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  • Identify the structure and types of device files in the /dev directory
  • Understand common filesystem types and their features
  • Mount and unmount filesystems to and from the Linux directory tree
  • Create and manage filesystems on floppy disks, CDs, DVDs, USB storage devices, FireWire storage devices, and hard disk partitions
  • Create and use ISO images
objectives continued
Objectives (continued)
  • Use the LVM to create and manage logical volumes
  • Monitor free space on mounted filesystems
  • Check filesystems for errors
  • Use hard disk quotas to limit user space usage
the dev directory
The /dev Directory
  • Device file: file representing a system device
    • Typically found in /dev directory
    • Specifies how to transfer data to and from the device
  • Character devices: transfer data to and from system character by character
  • Block devices: transfer chunks or blocks of data using physical memory as a buffer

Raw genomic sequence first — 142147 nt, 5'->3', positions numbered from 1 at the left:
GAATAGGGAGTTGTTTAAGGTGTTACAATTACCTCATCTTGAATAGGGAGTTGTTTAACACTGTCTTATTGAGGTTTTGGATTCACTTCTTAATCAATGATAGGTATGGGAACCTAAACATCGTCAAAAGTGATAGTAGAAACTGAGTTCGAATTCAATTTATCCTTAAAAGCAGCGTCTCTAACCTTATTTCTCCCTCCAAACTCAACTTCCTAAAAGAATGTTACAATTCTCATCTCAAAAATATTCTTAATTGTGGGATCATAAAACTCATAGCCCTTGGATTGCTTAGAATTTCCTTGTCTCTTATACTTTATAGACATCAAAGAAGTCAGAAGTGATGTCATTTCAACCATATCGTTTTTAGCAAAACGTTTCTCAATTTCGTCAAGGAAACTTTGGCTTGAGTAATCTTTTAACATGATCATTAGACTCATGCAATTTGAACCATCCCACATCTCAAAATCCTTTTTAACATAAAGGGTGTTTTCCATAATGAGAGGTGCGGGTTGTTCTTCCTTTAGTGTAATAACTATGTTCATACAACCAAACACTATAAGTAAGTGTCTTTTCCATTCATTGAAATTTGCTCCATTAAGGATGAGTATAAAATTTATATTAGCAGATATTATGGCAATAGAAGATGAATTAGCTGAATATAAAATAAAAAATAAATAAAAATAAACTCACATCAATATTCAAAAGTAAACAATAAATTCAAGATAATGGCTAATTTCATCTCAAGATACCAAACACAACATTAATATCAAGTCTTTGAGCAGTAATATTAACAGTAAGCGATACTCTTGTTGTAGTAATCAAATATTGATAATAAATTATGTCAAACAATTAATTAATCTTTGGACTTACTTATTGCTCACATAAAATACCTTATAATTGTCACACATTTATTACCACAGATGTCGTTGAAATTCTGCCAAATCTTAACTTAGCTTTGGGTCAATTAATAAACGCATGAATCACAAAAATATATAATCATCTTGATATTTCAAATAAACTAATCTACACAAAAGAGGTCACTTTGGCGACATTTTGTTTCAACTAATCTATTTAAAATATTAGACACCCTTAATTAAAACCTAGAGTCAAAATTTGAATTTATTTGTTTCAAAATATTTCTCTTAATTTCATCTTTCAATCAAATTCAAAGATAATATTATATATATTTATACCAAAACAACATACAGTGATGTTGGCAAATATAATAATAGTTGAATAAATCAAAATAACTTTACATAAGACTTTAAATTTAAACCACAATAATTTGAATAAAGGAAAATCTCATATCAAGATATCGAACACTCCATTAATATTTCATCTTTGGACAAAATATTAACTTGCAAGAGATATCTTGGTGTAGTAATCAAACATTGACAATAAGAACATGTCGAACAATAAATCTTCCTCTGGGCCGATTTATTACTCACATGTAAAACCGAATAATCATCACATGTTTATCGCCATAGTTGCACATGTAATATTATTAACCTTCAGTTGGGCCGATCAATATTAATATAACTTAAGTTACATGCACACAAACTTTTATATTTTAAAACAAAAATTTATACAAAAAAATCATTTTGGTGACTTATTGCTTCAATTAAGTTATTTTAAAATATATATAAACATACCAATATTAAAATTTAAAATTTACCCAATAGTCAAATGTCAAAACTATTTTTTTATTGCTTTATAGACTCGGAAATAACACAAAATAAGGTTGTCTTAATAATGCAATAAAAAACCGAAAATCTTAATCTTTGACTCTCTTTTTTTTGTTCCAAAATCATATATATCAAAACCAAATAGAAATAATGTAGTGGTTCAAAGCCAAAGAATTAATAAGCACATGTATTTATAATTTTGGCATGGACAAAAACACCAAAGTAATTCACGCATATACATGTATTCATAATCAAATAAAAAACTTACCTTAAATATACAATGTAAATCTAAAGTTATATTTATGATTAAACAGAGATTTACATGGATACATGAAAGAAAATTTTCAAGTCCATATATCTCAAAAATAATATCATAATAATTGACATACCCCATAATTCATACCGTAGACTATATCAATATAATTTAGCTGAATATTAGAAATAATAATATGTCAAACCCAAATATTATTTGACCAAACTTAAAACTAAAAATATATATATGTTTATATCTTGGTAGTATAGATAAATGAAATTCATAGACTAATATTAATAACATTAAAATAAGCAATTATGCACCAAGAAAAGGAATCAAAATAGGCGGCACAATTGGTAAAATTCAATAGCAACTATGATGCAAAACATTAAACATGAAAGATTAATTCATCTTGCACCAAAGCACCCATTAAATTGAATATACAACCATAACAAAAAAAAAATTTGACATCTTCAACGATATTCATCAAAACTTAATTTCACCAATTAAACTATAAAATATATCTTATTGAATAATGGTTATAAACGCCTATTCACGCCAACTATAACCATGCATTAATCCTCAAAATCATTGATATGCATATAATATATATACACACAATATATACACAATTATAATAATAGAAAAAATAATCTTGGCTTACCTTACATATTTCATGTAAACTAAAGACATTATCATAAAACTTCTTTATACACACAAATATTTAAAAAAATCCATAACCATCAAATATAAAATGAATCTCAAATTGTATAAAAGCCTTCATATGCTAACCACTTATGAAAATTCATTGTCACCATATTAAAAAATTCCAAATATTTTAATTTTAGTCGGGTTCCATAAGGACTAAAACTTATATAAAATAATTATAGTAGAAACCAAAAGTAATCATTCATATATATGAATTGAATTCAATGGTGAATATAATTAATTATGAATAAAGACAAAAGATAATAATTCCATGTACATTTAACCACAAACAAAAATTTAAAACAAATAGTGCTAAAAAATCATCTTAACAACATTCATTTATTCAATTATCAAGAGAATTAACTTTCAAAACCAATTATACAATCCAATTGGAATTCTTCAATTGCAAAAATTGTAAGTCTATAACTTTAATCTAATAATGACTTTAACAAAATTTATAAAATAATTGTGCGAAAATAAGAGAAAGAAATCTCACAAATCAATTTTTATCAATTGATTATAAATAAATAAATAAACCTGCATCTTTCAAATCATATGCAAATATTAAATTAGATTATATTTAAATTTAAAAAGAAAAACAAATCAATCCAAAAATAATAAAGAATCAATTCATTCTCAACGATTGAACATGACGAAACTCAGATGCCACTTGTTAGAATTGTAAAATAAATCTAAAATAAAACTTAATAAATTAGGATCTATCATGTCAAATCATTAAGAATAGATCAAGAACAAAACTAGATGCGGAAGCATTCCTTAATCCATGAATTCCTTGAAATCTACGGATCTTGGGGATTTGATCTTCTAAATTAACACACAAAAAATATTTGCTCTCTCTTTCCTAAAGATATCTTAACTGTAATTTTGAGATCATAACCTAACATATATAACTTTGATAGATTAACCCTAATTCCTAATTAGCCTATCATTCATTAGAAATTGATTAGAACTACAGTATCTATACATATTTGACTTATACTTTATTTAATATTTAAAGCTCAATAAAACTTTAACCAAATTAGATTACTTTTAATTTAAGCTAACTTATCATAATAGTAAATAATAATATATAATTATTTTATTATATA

• Fast data transfer
    • Floppy disks, CD-ROMs, DVDs, USB flash drives, hard disk drives
the dev directory continued
The /dev Directory (continued)
  • Major number: points to the device’s driver in the Linux kernel
  • Minor number: indicates the particular device
  • Device file type (block or character), major number, and minor number make up the unique characteristics of a device file
the dev directory continued1
The /dev Directory (continued)
  • mknod command: can be used to re-create a corrupted device file
    • Must know file type, major, and minor numbers
  • /dev/MAKEDEV command: can be used to re-create a device file based on its common name
    • Useful if don’t know some of the information required for the mknod command
  • Filesystem: organization and management imposed on physical storage media
  • Formatting: creating a filesystem on a device
  • Mounting: making a device accessible to users via the logical directory tree
  • Mount point: directory to which a device is attached
    • The mounted device temporarily covers up the contents of the mount point
    • Any existing directory can be a mount point